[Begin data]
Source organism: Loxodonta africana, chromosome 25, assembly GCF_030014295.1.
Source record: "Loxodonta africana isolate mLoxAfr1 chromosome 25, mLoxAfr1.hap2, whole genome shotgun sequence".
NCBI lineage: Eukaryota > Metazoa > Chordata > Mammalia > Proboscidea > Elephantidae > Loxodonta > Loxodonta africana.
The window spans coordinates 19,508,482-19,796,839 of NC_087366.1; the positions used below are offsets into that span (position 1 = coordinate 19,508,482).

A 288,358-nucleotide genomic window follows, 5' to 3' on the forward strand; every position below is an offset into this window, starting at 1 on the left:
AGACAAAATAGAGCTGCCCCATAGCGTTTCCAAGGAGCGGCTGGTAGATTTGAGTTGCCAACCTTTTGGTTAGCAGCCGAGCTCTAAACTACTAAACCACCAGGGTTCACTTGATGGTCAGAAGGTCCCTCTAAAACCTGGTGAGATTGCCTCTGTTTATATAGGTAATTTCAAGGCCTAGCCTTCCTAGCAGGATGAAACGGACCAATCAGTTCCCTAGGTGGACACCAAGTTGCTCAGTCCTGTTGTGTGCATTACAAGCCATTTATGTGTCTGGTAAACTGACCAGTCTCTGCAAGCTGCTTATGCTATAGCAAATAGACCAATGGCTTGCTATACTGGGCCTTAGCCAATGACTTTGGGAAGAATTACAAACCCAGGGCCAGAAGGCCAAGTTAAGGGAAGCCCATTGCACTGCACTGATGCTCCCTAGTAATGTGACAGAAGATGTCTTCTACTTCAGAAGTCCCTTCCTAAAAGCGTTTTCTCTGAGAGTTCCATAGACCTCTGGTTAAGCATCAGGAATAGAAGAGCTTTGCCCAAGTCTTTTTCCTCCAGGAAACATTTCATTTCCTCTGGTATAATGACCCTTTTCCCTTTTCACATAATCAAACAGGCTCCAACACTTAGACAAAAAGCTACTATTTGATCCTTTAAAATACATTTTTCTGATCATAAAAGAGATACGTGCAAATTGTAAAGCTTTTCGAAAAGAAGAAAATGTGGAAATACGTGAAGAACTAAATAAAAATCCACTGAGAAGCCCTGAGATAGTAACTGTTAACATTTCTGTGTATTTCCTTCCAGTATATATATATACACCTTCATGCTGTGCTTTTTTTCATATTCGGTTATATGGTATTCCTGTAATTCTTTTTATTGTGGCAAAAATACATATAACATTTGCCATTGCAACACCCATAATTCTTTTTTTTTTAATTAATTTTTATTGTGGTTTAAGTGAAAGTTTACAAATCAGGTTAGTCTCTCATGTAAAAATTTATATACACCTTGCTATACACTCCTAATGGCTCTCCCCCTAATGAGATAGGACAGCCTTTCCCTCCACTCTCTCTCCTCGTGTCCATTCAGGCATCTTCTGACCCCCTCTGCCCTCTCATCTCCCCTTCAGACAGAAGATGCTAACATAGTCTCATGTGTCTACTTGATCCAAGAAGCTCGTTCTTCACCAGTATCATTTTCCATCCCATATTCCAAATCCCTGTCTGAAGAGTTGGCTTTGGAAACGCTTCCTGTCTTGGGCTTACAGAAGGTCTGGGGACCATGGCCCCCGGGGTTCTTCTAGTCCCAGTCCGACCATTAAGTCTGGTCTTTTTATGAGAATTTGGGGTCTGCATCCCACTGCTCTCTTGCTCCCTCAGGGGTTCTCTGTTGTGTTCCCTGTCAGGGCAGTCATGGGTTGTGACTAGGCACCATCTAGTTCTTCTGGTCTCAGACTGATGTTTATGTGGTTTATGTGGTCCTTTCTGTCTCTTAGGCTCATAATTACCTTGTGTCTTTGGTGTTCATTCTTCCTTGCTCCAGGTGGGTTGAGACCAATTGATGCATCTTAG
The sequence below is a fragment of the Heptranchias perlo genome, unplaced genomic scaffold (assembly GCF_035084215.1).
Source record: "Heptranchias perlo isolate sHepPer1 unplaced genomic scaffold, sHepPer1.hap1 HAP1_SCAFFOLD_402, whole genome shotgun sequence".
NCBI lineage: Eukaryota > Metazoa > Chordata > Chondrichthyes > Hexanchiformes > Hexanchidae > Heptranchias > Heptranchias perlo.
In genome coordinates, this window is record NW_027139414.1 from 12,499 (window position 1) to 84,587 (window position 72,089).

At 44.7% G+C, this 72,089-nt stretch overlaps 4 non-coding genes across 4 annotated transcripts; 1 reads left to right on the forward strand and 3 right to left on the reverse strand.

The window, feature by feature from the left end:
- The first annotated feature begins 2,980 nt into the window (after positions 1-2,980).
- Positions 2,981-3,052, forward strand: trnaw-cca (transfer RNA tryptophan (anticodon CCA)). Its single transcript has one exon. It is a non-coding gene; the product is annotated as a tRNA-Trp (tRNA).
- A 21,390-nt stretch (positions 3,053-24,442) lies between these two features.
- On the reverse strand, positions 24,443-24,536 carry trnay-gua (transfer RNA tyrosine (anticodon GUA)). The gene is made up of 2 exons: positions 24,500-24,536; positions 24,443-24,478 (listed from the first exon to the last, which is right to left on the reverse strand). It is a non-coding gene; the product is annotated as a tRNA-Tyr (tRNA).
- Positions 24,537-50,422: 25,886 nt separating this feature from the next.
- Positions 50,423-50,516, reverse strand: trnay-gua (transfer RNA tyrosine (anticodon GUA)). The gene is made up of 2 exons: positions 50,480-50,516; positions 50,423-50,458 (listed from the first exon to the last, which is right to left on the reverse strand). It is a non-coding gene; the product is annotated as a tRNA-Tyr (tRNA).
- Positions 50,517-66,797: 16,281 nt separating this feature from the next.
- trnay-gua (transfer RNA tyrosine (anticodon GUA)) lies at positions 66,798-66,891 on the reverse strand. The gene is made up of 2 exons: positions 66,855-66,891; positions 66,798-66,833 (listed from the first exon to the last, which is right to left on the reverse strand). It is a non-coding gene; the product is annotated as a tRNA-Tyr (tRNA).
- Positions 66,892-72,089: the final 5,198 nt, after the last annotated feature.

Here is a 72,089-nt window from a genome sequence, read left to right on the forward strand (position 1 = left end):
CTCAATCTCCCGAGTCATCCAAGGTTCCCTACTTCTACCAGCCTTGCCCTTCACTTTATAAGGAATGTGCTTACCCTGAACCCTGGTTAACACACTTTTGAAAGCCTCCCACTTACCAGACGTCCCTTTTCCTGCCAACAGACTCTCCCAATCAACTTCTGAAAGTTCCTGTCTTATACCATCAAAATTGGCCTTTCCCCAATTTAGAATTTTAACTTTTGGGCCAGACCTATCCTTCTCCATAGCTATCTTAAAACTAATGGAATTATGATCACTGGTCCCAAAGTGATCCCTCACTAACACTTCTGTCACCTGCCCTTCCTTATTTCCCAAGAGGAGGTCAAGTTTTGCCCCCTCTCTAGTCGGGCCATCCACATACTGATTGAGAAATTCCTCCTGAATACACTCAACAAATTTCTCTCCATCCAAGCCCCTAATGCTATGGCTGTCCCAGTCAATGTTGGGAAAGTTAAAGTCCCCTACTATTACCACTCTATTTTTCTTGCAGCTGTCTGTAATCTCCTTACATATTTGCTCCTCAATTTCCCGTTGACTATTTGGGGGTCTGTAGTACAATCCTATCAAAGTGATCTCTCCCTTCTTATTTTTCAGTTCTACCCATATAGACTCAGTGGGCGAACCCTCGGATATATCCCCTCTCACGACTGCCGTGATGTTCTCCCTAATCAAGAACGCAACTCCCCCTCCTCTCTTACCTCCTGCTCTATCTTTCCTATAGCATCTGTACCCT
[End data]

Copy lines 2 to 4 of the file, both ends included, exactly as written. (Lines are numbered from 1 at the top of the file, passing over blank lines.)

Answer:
Source record: "Loxodonta africana isolate mLoxAfr1 chromosome 25, mLoxAfr1.hap2, whole genome shotgun sequence".
NCBI lineage: Eukaryota > Metazoa > Chordata > Mammalia > Proboscidea > Elephantidae > Loxodonta > Loxodonta africana.
The window spans coordinates 19,508,482-19,796,839 of NC_087366.1; the positions used below are offsets into that span (position 1 = coordinate 19,508,482).